Dustin Ens does not know if his late wife had COVID-19. Nor does he know if he contracted it.
But he wants the chance to find out — in part, to make things right in the world, he says.
He thinks determining whether COVID-19 played a role in her death in early January — two months before the first COVID-19 cases were officially identified in Manitoba — could provide clues about the origin of the illness.
“There’s just an unbelievable amount of disrespect and racism happening all across the world towards China” and Asian people because of the coronavirus, which was first detected in China, says the Morden, Man., resident.
“So if we can find definitive proof that this was circulating well before it blew up in Wuhan, I think that’s actually a great thing to get to the public.”
Besides, he says, Joanne Ens lived her life devoted to love. She wouldn’t want her death to incite hate.
“She loved so well. She just loved people.”
Joanne Ens was 24 when she died on Jan. 6, just days after contracting what started as — it was believed — some form of influenza. Now Dustin Ens, 26, is not so sure.
He says he and Joanne’s family and friends wonder if she actually had COVID-19 — a disease still unheard of at the time, but which has since been on their minds.
And they’re not alone.
New review of past cases
On Tuesday, the World Health Organization asked countries around the world to review old cases of pneumonia, to see if they were actually unknown cases of COVID-19.
That’s because the WHO now thinks the deadly virus might have emerged months earlier than it once thought.
The province of Manitoba says it has already reviewed 18 pneumonia cases, dating back to December 2019. None came back as COVID-19. The province would not say who tested these cases, when, or why.
Some residents of Morden, however, don’t want it to stop there.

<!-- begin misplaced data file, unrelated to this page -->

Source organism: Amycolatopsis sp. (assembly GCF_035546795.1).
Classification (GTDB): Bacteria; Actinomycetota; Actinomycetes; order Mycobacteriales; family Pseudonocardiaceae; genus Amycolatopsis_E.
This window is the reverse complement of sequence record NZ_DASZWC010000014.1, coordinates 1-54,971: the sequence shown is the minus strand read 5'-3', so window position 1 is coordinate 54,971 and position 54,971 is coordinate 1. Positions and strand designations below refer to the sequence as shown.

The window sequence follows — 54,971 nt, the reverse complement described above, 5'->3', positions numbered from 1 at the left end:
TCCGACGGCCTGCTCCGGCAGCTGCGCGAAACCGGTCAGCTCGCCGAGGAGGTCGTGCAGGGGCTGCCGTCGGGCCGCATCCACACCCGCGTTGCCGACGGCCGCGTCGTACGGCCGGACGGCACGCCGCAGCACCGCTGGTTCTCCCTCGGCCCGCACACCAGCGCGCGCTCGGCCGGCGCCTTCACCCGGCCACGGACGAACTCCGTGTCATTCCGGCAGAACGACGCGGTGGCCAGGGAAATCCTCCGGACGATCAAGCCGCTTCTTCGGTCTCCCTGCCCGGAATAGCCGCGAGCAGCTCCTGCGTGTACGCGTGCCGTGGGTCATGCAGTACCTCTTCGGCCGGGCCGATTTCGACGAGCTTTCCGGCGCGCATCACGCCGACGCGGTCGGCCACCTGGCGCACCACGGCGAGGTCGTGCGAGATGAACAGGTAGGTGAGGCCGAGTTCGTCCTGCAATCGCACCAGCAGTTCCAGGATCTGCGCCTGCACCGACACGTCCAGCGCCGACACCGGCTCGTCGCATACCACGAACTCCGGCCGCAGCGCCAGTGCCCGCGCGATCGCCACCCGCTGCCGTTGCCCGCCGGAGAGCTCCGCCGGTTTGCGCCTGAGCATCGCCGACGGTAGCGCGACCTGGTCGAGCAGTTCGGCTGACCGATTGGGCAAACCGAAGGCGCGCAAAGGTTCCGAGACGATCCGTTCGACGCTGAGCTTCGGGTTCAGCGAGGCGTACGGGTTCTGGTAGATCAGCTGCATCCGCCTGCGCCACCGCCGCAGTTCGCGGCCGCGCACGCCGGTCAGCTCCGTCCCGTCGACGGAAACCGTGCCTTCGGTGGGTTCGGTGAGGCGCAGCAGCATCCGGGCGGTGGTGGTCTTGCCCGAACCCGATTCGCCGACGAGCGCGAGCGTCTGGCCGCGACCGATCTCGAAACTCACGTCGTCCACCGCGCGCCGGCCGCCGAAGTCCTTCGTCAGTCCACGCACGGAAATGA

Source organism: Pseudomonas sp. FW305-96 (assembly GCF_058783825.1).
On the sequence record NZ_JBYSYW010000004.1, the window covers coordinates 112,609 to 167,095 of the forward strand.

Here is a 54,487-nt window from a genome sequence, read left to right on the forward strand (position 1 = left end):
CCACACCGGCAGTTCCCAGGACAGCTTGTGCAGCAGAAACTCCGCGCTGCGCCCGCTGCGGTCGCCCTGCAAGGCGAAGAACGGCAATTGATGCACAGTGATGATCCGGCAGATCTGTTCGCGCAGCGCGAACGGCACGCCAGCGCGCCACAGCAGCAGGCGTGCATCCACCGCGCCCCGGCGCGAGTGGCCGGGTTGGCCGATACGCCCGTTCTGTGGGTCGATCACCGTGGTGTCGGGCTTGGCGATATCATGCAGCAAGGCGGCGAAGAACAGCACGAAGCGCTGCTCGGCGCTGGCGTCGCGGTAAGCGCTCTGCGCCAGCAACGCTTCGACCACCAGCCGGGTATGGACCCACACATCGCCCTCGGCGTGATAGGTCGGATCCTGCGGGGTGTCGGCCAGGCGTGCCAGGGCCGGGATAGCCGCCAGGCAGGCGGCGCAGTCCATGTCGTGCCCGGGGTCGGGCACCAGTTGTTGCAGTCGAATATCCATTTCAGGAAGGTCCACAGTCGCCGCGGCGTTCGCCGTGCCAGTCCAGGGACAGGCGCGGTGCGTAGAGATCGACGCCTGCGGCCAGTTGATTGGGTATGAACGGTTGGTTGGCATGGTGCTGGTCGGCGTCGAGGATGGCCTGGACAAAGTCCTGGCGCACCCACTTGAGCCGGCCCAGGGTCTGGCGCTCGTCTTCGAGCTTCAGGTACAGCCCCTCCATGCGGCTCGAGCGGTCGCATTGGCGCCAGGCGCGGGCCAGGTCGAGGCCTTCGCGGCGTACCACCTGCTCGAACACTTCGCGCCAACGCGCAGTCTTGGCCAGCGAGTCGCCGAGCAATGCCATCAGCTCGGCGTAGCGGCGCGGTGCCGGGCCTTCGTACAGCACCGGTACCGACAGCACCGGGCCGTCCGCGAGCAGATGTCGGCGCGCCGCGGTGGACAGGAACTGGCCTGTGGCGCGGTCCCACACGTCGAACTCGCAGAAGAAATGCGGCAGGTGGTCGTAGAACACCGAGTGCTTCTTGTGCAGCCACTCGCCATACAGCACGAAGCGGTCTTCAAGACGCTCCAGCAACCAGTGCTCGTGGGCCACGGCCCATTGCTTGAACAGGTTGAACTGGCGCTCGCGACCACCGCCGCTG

In December 2019, hundreds of school kids got sick in the southwestern Manitoba city, all at the same time — with everything from strep throat to influenza.
Parent Shauna Martens says she spent the winter months reflecting on the intensity and duration of the undiagnosed virus that kept her kids out of school for days.
Now, she says, with the World Health Organization’s reassessment of the COVID-19 timeline, it’s on her mind again.
“I’m kind of an anxious person that thinks that,” she says. “I was, like, waiting for this — and it’s like, ‘Oh well, maybe we already had it.'”
Dr. Sumon Chakrabarti also wants an answer to that question. Knowledge, he says, is power.
Chakrabarti is an infectious diseases specialist with Trillium Health Partners — a hospital system serving Etobicoke and western Toronto. He welcomes the World Health Organization’s call to countries to review past, curious cases.
Going forward, if we are able to see it coming earlier, you might be able to actually contain it.– Dr. Sumon Chakrabarti
“Some people have mentioned, ‘Why don’t we start looking back for any kind of … signal of unrecognized pneumonia, or undiagnosed viral syndromes, and see if there was a pattern?'” he said.
“I think it’s a great idea. Know your enemy. We really want to know as much as possible, because I think that’s going to be one of our biggest weapons in the future.”
It’s also symbolic, he says, of the trajectory of COVID-19. What we thought to be true — even a month or two ago — isn’t necessarily the case anymore.
“For example, it seems ridiculous now, but we were only testing people if they had a travel history to Wuhan, China, right?” he said.
Chakrabarti is clear, however, that influenza strains alone can be “terrible” — sometimes fatally so.
“I wouldn’t wish that situation on anybody,” he said. “But this is something that happens every single season with influenza.”
Extensive reviews of past cases, however, could arm the health system with ammunition when the next “tidal wave” hits, he says.
“Going forward, if we are able to see it coming earlier — rather than mitigating the damage — you might be able to actually contain it.”
The challenge now is to wait for an approved test for antibodies to be available, he says, so that more people who suspect they had COVID-19 can find out the truth, once and for all.
Morden’s Shauna Martens says she is willing to be tested “for research” into a vaccine.
Dustin Ens, meanwhile, says he will continue his new life without Joanne, “the best woman in the world.”
But he’s determined to honour her legacy.
“When we’re dealing with something like a pandemic, stresses are high. People are on edge,” he said.
“If anyone wants to do anything or ever thinks of Joanne, I just ask that they try to have as much love in their life for their fellow man as possible.”
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